The annual fishing competition was finished, and the fishermen of Mostleigh Harmless gathered in the bar of the Sober Newt to await the verdict of the judges.
“That’s very curious,” Reid suddenly remarked.
“What is?” asked his friend Wilson.
“The number of fish that I caught is exactly the same as the number of letters in my surname.”
Wilson thought for a moment. “Me too.”
“And me,” added Jones, who had been buying a round and had returned to the table bearing the fruits of his labours.
“Rubbish!” scoffed the landlord. “You fishermen always tell tall tales! I’ve seen the score sheet, and it does show that one of you caught four fish, one caught five, and one caught six. I’m not committing myself as to who caught what, because the final say belongs to the judges. But I did notice that among you three, the average number of fish caught by those who are lying about their catch is exactly the same as the average number caught by those telling the truth.”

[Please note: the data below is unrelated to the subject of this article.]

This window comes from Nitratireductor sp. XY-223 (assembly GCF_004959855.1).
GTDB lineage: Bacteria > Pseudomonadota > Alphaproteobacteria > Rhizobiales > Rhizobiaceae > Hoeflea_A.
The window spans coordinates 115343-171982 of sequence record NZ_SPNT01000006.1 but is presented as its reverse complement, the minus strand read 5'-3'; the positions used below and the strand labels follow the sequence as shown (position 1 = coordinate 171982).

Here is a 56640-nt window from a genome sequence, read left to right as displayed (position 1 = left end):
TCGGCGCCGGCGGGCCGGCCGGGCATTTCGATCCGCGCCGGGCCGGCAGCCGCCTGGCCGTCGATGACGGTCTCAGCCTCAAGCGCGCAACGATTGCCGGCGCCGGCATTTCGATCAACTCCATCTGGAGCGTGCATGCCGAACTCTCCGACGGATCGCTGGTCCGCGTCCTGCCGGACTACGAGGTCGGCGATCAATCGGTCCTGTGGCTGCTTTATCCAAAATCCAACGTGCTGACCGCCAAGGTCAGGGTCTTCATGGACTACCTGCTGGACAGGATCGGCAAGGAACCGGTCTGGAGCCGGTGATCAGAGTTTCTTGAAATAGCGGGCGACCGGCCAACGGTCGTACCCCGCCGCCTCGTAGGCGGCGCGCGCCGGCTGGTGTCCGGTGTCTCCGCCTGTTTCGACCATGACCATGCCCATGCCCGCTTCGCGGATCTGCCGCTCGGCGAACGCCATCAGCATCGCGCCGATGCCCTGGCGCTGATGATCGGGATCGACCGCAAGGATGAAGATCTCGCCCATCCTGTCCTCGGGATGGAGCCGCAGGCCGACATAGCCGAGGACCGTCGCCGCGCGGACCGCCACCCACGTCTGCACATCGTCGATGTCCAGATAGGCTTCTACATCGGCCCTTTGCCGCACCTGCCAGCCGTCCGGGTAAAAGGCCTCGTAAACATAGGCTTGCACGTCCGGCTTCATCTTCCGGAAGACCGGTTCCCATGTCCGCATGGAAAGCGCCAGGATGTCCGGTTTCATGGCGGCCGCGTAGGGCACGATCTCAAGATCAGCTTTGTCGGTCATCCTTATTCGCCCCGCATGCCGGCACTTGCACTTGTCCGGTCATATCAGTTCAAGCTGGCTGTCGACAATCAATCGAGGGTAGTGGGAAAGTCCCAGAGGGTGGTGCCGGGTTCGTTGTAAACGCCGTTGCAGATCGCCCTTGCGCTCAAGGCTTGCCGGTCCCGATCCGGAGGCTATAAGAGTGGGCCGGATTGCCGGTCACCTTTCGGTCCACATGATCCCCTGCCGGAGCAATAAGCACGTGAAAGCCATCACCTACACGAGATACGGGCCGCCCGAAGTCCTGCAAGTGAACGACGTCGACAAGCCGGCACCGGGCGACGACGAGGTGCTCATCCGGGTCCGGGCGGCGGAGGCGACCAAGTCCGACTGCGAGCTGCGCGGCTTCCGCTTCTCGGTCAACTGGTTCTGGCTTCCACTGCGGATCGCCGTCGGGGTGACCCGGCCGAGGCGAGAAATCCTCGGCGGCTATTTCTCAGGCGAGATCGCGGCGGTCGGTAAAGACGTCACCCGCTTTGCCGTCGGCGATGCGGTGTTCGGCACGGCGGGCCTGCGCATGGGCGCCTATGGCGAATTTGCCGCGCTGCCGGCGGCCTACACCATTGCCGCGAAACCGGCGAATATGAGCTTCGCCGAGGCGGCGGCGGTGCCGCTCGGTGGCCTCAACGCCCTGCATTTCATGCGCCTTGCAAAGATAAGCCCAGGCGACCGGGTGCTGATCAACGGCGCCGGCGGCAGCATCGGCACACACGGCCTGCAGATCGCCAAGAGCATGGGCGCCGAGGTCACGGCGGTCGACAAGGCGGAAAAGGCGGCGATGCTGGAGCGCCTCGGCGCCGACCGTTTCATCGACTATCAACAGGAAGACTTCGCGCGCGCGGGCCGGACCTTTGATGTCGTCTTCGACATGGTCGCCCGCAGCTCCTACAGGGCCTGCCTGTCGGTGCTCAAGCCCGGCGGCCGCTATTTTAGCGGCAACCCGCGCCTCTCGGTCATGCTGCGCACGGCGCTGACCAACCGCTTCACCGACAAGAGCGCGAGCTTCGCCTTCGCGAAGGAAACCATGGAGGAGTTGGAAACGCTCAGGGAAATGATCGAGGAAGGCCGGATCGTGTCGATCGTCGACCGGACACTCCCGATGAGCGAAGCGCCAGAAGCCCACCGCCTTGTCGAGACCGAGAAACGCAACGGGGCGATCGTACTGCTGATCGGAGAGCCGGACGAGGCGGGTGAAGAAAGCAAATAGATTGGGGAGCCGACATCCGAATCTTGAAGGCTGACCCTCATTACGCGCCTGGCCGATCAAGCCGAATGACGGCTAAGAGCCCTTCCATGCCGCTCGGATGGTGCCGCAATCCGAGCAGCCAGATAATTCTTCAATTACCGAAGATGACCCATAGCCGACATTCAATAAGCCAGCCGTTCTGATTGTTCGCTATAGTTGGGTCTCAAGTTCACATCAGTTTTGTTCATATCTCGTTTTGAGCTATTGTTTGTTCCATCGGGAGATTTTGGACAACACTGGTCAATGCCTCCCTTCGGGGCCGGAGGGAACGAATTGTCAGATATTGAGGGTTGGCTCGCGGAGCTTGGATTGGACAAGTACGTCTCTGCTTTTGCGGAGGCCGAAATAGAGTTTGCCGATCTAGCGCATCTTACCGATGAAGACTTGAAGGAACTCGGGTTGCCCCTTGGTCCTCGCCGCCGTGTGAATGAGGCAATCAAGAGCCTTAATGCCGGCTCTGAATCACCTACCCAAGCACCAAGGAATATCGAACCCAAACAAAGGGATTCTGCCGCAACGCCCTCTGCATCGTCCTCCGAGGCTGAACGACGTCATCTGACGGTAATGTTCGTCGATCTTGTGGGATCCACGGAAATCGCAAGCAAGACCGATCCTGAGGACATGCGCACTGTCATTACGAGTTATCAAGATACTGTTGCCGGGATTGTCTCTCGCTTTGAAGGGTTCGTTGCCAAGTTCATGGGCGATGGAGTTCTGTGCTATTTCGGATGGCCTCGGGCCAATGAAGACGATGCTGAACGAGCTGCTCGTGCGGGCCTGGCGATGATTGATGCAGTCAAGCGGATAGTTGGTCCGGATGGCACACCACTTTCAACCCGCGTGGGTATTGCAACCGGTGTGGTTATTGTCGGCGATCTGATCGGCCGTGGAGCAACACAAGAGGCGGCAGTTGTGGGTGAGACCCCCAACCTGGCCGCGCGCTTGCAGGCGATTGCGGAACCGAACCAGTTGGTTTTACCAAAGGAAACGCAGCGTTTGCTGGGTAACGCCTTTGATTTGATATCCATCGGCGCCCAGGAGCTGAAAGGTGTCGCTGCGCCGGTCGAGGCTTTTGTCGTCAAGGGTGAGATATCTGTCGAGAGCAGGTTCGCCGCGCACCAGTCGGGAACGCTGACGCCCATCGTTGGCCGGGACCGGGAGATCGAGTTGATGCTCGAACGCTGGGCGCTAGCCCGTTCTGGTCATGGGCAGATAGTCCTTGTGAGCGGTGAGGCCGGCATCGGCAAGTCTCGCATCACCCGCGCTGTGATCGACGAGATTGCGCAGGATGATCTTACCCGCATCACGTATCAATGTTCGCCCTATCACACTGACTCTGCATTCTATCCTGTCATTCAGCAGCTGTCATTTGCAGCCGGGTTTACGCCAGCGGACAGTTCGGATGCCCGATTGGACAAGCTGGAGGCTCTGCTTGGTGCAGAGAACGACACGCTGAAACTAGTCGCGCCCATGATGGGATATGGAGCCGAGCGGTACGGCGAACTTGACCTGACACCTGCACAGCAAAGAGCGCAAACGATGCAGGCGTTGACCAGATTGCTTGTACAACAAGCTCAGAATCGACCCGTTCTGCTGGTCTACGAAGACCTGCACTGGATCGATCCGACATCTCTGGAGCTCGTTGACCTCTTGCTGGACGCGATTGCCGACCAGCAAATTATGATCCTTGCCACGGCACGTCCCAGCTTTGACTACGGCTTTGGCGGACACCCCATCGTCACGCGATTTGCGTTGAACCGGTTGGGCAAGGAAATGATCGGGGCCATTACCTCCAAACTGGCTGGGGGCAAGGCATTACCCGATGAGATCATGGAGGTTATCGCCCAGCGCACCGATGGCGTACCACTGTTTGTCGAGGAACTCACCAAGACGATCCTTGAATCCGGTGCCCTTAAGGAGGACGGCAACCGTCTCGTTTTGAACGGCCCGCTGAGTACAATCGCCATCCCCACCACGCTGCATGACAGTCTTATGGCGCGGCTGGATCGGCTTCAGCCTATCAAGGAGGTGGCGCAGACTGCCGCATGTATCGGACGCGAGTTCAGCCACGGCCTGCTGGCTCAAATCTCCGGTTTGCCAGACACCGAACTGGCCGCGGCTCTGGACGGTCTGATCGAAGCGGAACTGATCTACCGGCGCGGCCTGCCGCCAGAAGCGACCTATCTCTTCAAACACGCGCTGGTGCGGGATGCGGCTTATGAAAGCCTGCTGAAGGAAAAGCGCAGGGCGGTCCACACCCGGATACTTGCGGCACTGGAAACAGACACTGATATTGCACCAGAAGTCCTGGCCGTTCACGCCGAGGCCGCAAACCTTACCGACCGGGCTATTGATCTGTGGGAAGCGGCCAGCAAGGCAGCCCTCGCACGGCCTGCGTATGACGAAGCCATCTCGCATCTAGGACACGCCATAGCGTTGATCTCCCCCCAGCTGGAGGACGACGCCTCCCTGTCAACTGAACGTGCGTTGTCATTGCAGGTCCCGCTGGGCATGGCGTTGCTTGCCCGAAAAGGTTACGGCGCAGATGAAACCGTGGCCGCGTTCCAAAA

Of the three fisherman, who caught the most fish?
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The answer Reid caught the most fish. If the numbers 4, 5, 6 are to form two sets with the same average, then one set must be (4, 6) and the other must be 5. Now (4, 6) can’t be the numbers of fish caught by those who are telling the truth, because the fishermen concerned would have to be Reid and Wilson—leaving 5 fish for Jones, so he would be telling the truth as well. Therefore Reid and Wilson are lying, and Jones is telling the truth. So Jones caught 5 fish, Reid caught 6 fish, and Wilson caught 4.
The winner is Matthew Vincent, Gravesend